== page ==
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Reaching Out To The Unaffiliated

 One thing I’ve learned is that sociologist Peter Berger is right. The reasons for both embracing and rejecting religious faith are never merely intellectual and rational. Of course, the intellectual and rational play a role, but the reasons for all moves or paradigm shifts are also partly emotional and partly relational—dependent on positive and negative experiences with believers and non-believers. It is a great mistake to think that deep religious belief can’t be highly rational, or to think that non-belief can’t be largely a matter of feeling and experience rather than reason. [Read more].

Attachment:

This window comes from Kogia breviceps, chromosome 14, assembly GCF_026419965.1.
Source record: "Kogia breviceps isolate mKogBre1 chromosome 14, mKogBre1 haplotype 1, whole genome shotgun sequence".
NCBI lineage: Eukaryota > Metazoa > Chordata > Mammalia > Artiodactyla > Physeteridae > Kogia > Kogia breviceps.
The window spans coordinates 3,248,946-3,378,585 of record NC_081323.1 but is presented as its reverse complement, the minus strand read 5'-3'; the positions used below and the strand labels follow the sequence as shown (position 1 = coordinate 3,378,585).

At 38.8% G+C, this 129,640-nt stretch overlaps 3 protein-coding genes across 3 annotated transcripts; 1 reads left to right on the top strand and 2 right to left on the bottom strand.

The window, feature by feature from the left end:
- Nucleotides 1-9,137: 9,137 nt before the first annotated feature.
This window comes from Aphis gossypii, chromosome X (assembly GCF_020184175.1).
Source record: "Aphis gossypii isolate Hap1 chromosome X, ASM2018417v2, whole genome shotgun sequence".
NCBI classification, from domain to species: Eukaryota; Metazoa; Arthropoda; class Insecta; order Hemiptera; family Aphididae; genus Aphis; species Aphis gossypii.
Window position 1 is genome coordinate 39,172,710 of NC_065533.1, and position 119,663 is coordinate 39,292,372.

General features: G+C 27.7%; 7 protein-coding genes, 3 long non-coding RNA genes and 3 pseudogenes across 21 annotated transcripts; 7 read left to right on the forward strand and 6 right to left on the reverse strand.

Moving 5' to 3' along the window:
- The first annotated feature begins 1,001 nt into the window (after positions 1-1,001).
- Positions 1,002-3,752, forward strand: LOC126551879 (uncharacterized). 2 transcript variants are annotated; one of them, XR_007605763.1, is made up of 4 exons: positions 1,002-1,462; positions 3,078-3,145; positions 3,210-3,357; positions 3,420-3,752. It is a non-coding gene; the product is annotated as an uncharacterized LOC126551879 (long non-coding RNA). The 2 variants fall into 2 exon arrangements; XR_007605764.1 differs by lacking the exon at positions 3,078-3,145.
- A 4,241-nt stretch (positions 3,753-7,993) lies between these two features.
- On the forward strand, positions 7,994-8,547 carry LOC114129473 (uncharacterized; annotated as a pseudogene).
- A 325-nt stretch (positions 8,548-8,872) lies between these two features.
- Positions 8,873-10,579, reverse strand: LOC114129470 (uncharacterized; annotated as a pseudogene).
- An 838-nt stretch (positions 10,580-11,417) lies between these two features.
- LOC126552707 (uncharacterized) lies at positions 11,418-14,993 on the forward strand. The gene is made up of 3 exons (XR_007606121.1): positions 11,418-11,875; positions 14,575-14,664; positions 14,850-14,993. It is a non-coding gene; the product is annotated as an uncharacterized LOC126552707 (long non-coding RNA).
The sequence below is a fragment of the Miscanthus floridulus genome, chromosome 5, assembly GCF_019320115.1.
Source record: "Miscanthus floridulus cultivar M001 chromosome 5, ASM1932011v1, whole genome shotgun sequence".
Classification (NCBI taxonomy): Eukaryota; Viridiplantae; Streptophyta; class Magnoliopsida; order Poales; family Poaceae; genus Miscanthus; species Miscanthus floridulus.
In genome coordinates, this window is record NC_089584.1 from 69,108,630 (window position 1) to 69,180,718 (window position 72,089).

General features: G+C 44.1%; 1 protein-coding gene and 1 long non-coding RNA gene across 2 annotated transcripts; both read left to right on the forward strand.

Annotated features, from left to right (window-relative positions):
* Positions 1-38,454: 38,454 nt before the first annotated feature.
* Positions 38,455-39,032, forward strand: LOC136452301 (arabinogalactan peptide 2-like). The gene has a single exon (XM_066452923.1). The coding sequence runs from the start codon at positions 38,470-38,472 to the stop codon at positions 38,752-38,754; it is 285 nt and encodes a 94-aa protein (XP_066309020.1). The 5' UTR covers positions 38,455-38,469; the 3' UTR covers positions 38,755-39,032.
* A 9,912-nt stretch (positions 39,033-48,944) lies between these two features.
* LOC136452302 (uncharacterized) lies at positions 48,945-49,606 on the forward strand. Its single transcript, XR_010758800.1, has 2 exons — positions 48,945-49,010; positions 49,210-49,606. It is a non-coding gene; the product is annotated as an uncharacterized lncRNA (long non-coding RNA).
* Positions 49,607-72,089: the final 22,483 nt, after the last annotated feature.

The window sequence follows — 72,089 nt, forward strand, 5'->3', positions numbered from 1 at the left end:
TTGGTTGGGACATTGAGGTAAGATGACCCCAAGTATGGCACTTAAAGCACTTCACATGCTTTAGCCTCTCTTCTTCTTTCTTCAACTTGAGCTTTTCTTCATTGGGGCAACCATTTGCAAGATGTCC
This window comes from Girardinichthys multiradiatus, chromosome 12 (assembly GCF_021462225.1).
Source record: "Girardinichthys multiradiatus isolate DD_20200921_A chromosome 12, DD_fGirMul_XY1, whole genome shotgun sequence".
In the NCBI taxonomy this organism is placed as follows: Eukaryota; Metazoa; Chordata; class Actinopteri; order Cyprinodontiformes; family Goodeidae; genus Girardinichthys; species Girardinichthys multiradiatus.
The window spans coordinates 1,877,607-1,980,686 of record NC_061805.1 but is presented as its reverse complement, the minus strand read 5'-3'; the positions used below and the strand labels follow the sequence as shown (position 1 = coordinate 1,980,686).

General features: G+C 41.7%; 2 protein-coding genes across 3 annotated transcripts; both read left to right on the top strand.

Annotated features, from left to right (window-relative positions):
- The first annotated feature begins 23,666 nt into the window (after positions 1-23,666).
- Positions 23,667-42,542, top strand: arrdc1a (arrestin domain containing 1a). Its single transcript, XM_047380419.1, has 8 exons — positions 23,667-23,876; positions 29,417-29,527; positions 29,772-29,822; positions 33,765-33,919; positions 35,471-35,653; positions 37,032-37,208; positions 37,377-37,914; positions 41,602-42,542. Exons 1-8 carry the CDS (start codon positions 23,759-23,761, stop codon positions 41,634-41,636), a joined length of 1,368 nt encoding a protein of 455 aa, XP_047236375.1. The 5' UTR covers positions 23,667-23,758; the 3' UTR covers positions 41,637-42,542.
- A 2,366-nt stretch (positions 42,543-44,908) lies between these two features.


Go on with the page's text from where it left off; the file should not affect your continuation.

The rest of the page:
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Review rank-ordered data on religion in the U.S. and around the world. Includes the latest data from the Religious Congregations & Membership Study, 2010

 

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